A phone is a tool. Hell, I have a Blackberry and I’ll be the first to admit that it makes my job easier and me more productive. Still,

I don’t want my kids to start obsessively checking their e-mail until someone is paying them to.
Much like a shotgun, it’s nothing more than a means to an end. I love shotguns, but the reason I buy them is the high lonesome country that I visit with them in hand.
The existence of iPhone Life suggests to me that some people might think their iPhone is actually part of their life or that it somehow matters what kind of phone you have or what you can do with it.
All this tells me that there are a lot of people who don’t spend enough time outside in the company of a good dog.


He was the “assistant foreman” on a ranch in West Texas. I had a gate key to that ranch and permission to hunt quail, but nothing else.

At dusk on a January afternoon, I was parked on the edge of a CRP patch when Luther came clattering up the road in his derelict Ram Charger. His two Blue Healers were standing on the toolbox and peering over the cab. I clipped my pointers to the tailgate and filled their water pans as Luther ground to a halt in a cloud of red dust. He left his truck running because it likely wouldn’t start again if he didn’t.”

“Any birds in that?”

“Three coveys.”

“Get any?”


When the dust and exhaust fumes cleared I caught a whiff of a sickly perfumey smell wafting from his open truck window. He was somewhat shaven and his hair was slicked back. He had on a black felt hat and one of those patchwork Garth Brooks type shirts.

“Luther, where you off to?”


That could have been any number of places but I assumed he was referring to Lubbock.

“What’s the occasion?”

“I got a date.”

“Are you wearing Hai Karate?”

He flashed a sheepish grin and I noticed that his scraggly mustache had been touched up with a grease pencil, a Sharpie, or something similar. It didn’t do much for me, but maybe she would like it.

“Who’s the luck lady?”

“Gal I grow’d up with. I ain’t seen her in years. She’s lately divorced and living back with her mom, and them.” He leaned over to his rearview mirror and checked his teeth; then he plucked a toothpick from his hat brim. “She’s a real looker.”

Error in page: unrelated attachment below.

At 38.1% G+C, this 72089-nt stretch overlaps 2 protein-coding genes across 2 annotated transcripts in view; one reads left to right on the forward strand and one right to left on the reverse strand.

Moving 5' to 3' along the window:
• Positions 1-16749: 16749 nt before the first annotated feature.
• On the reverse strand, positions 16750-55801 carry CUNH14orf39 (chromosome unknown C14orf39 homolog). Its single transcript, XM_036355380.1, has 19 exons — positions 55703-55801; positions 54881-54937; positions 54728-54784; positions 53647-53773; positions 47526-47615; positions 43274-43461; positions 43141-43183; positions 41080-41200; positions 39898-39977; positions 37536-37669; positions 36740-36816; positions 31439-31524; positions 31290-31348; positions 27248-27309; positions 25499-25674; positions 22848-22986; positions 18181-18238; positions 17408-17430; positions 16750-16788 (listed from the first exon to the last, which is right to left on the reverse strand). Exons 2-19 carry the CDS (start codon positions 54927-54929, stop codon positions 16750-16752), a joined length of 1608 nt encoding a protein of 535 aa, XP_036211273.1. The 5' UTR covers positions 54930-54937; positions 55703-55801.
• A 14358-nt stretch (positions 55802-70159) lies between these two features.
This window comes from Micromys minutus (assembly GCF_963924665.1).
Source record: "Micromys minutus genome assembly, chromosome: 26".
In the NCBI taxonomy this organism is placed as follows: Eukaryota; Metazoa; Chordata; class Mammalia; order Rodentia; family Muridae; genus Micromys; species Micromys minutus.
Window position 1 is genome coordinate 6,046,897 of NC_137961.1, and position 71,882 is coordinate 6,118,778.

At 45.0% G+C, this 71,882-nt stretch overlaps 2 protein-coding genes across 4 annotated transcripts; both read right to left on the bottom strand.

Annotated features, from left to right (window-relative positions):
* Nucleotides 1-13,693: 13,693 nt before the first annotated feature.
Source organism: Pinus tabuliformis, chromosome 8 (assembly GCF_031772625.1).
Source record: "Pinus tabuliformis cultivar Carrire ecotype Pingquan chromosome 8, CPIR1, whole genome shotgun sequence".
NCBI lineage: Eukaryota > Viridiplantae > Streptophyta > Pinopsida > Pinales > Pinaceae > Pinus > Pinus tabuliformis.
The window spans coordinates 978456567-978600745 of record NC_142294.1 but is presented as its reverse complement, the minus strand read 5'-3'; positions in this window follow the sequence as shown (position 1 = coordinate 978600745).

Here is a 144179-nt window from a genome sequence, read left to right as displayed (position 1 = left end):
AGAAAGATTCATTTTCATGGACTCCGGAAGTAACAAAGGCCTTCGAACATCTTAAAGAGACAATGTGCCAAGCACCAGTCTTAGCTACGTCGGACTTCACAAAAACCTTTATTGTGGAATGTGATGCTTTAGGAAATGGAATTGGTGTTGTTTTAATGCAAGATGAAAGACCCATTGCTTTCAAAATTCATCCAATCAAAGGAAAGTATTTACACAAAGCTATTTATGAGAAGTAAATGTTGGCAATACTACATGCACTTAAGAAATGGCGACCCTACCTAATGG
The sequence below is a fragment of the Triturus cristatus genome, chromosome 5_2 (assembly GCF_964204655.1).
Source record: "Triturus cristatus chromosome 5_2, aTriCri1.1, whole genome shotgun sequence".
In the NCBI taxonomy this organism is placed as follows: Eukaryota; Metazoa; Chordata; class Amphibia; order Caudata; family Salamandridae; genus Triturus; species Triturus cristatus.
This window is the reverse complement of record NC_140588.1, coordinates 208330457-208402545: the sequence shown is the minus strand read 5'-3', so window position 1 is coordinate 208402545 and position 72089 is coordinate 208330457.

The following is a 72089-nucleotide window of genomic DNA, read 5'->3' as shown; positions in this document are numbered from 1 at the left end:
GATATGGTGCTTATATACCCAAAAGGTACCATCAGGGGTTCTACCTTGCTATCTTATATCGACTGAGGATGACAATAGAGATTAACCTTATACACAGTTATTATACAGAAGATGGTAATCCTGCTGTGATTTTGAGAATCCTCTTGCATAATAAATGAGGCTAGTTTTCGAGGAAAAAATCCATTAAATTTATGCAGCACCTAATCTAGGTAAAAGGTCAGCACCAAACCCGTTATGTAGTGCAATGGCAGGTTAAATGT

“Head twirler back in high school.”

Luther looked at me with a wink and a nod. I turned and looked at his dogs. They turned and looked mine.

“So, where you taking her?”

“Kenny Chesney concert. She won some free tickets through the radio. She answered four trivia questions about livestock and politics and all.”

“Smart gal?”


“You taking your dogs to the concert?”

He pointed into the bed of his truck with his thumb. “They’ll be fine back yonder. Anybody tries to steal em will thank better of it when he has to pry some teeth off his boys.”

He waited for me to reply to that but I didn’t. He watched me unclip my pointers and open their boxes. It was getting dark and I had an hour on the road back to my motel.

“Whatta you give for a bird dog like them?”

“A lot; depends on their breeding and their finish.”

He studied the dogs as they spun and jumped into their boxes. “You gonna hunt again tomorrow?”

“Not sure; sounds like we’ve got some bad weather coming.”

“Well, if you do, I seen a big covey at that wire gap going into the croton pasture this morning. Least I thank they was quail—mighta been doves—do they run along the ground?”



“No, not as a rule.”

With that, he let off the clutch and his trucked lurched and sputtered down the road. After about fifty yards he stopped and hung his head out the window.

“Hey—if you come by the house in the morning and see my truck but I don’t answer the door….”


“…don’t keep on knockin, cause I might be doin some good?”

It was 22-degrees and spitting snow when I turned out my dogs the next morning. I hunted for a couple of hours before the wind picked up and it started dumping. On the way out of the ranch I drove past Luther’s house. His truck was out front with the driver-side door standing wide open. The snow was blowing sideways into the cab. His two Healers were sitting on the porch.

Two weeks later the paper said that Luther had been arrested for public intoxication and assault on a gal that was once a head twirler. I hunted that ranch one more time on the last weekend of the season and Luther’s house was locked up and dark. I never heard what happened to his dogs, and I never found that covey by the wire gap leading into the croton pasture.